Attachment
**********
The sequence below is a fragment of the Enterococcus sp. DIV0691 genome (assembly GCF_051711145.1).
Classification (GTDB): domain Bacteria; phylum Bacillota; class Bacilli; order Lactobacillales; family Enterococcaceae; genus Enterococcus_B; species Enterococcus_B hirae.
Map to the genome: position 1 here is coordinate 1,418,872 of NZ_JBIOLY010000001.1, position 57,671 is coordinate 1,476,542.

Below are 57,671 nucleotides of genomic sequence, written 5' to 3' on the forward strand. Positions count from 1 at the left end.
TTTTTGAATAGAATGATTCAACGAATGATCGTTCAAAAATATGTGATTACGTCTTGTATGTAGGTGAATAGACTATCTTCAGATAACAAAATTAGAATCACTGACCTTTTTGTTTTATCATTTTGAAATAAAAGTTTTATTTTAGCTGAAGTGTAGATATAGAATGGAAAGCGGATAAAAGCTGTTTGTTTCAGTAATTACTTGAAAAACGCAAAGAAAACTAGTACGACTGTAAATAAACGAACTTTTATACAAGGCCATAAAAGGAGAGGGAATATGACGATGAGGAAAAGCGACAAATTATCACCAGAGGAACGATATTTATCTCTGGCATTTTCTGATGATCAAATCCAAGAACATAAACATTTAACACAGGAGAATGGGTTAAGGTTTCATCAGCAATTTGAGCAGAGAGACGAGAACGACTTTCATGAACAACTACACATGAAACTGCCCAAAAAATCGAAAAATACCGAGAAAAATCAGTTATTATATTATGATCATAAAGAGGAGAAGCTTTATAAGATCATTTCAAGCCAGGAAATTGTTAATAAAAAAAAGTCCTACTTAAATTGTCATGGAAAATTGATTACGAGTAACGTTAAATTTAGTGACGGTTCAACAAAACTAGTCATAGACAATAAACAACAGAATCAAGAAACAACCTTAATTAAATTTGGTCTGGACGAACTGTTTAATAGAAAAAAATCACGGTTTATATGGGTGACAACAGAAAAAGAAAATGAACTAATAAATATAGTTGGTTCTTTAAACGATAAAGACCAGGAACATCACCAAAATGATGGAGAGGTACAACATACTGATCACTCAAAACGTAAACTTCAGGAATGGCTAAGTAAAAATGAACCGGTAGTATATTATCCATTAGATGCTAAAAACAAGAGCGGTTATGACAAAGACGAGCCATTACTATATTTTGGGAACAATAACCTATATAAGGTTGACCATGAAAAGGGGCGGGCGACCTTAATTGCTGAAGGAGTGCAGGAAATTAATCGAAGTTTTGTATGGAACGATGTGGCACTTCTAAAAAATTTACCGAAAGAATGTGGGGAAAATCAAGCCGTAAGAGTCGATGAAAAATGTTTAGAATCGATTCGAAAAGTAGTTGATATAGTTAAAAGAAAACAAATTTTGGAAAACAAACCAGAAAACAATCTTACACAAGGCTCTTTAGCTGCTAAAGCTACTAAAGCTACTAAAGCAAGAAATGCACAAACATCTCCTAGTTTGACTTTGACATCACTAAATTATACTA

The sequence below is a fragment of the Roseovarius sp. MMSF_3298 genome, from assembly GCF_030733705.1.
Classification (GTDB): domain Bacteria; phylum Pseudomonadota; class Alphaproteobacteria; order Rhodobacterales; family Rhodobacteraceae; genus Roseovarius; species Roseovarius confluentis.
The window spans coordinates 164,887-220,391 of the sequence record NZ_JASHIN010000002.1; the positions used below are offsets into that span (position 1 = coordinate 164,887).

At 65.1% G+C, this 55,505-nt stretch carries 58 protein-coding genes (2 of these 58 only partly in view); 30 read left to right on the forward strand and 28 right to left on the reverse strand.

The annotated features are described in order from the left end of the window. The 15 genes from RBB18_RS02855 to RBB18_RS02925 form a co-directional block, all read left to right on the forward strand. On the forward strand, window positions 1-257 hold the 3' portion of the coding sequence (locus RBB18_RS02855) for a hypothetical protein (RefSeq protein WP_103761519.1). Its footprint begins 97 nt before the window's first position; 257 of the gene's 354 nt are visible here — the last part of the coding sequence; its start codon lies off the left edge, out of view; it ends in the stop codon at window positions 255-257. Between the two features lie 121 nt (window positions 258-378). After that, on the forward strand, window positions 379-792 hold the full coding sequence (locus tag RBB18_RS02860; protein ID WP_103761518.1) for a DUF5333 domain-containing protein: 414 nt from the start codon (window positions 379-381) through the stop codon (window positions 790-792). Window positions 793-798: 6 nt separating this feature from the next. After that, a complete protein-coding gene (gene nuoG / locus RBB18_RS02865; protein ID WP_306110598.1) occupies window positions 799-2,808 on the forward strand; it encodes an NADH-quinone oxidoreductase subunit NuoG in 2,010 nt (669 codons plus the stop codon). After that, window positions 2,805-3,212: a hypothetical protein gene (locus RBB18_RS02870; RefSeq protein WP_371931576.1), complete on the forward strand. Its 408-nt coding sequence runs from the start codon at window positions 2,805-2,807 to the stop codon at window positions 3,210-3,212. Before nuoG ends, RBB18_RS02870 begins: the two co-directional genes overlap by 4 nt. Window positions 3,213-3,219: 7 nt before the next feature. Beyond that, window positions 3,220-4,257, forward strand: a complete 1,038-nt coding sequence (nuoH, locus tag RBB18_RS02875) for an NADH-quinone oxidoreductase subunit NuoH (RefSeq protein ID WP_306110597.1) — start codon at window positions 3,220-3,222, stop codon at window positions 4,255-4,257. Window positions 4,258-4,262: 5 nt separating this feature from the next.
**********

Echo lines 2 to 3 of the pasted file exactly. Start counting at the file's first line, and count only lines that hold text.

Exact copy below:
Classification (GTDB): domain Bacteria; phylum Bacillota; class Bacilli; order Lactobacillales; family Enterococcaceae; genus Enterococcus_B; species Enterococcus_B hirae.
Map to the genome: position 1 here is coordinate 1,418,872 of NZ_JBIOLY010000001.1, position 57,671 is coordinate 1,476,542.